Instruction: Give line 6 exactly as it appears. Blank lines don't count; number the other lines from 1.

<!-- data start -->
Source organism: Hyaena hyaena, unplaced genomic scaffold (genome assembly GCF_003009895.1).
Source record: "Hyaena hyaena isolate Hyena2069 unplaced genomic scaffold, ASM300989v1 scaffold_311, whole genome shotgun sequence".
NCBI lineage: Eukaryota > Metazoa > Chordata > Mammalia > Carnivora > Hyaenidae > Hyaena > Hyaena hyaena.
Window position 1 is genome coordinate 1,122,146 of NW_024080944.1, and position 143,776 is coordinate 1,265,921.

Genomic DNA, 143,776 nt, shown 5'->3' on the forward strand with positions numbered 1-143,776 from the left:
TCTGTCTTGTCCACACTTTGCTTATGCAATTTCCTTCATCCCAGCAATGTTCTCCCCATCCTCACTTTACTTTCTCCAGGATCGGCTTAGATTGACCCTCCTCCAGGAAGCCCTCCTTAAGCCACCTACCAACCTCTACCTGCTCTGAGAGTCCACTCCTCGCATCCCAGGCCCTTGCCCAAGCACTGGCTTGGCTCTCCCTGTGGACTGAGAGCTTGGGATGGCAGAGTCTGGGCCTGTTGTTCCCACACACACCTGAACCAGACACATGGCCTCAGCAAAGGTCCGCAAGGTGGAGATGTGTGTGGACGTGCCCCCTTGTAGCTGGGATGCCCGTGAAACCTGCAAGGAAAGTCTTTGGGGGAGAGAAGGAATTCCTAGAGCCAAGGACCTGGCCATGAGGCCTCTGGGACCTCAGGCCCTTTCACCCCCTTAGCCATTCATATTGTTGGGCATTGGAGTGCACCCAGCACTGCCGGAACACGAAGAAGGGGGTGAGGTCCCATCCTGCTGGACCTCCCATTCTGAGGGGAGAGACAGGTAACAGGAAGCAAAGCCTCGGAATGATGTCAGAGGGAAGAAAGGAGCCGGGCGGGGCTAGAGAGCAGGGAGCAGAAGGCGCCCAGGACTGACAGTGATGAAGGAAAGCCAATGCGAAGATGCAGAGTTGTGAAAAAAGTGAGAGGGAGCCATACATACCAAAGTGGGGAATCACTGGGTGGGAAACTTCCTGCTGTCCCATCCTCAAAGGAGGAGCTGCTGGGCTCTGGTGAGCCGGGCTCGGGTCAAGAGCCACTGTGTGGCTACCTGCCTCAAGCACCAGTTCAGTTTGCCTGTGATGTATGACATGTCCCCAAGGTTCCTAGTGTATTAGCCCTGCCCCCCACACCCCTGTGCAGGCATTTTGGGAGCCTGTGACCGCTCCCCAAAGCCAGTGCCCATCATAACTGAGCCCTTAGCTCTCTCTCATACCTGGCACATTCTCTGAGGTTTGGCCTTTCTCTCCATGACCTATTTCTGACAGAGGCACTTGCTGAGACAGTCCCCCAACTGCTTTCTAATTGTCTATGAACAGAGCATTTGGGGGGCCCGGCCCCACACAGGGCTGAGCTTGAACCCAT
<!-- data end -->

TCTGTCTTGTCCACACTTTGCTTATGCAATTTCCTTCATCCCAGCAATGTTCTCCCCATCCTCACTTTACTTTCTCCAGGATCGGCTTAGATTGACCCTCCTCCAGGAAGCCCTCCTTAAGCCACCTACCAACCTCTACCTGCTCTGAGAGTCCACTCCTCGCATCCCAGGCCCTTGCCCAAGCACTGGCTTGGCTCTCCCTGTGGACTGAGAGCTTGGGATGGCAGAGTCTGGGCCTGTTGTTCCCACACACACCTGAACCAGACACATGGCCTCAGCAAAGGTCCGCAAGGTGGAGATGTGTGTGGACGTGCCCCCTTGTAGCTGGGATGCCCGTGAAACCTGCAAGGAAAGTCTTTGGGGGAGAGAAGGAATTCCTAGAGCCAAGGACCTGGCCATGAGGCCTCTGGGACCTCAGGCCCTTTCACCCCCTTAGCCATTCATATTGTTGGGCATTGGAGTGCACCCAGCACTGCCGGAACACGAAGAAGGGGGTGAGGTCCCATCCTGCTGGACCTCCCATTCTGAGGGGAGAGACAGGTAACAGGAAGCAAAGCCTCGGAATGATGTCAGAGGGAAGAAAGGAGCCGGGCGGGGCTAGAGAGCAGGGAGCAGAAGGCGCCCAGGACTGACAGTGATGAAGGAAAGCCAATGCGAAGATGCAGAGTTGTGAAAAAAGTGAGAGGGAGCCATACATACCAAAGTGGGGAATCACTGGGTGGGAAACTTCCTGCTGTCCCATCCTCAAAGGAGGAGCTGCTGGGCTCTGGTGAGCCGGGCTCGGGTCAAGAGCCACTGTGTGGCTACCTGCCTCAAGCACCAGTTCAGTTTGCCTGTGATGTATGACATGTCCCCAAGGTTCCTAGTGTATTAGCCCTGCCCCCCACACCCCTGTGCAGGCATTTTGGGAGCCTGTGACCGCTCCCCAAAGCCAGTGCCCATCATAACTGAGCCCTTAGCTCTCTCTCATACCTGGCACATTCTCTGAGGTTTGGCCTTTCTCTCCATGACCTATTTCTGACAGAGGCACTTGCTGAGACAGTCCCCCAACTGCTTTCTAATTGTCTATGAACAGAGCATTTGGGGGGCCCGGCCCCACACAGGGCTGAGCTTGAACCCAT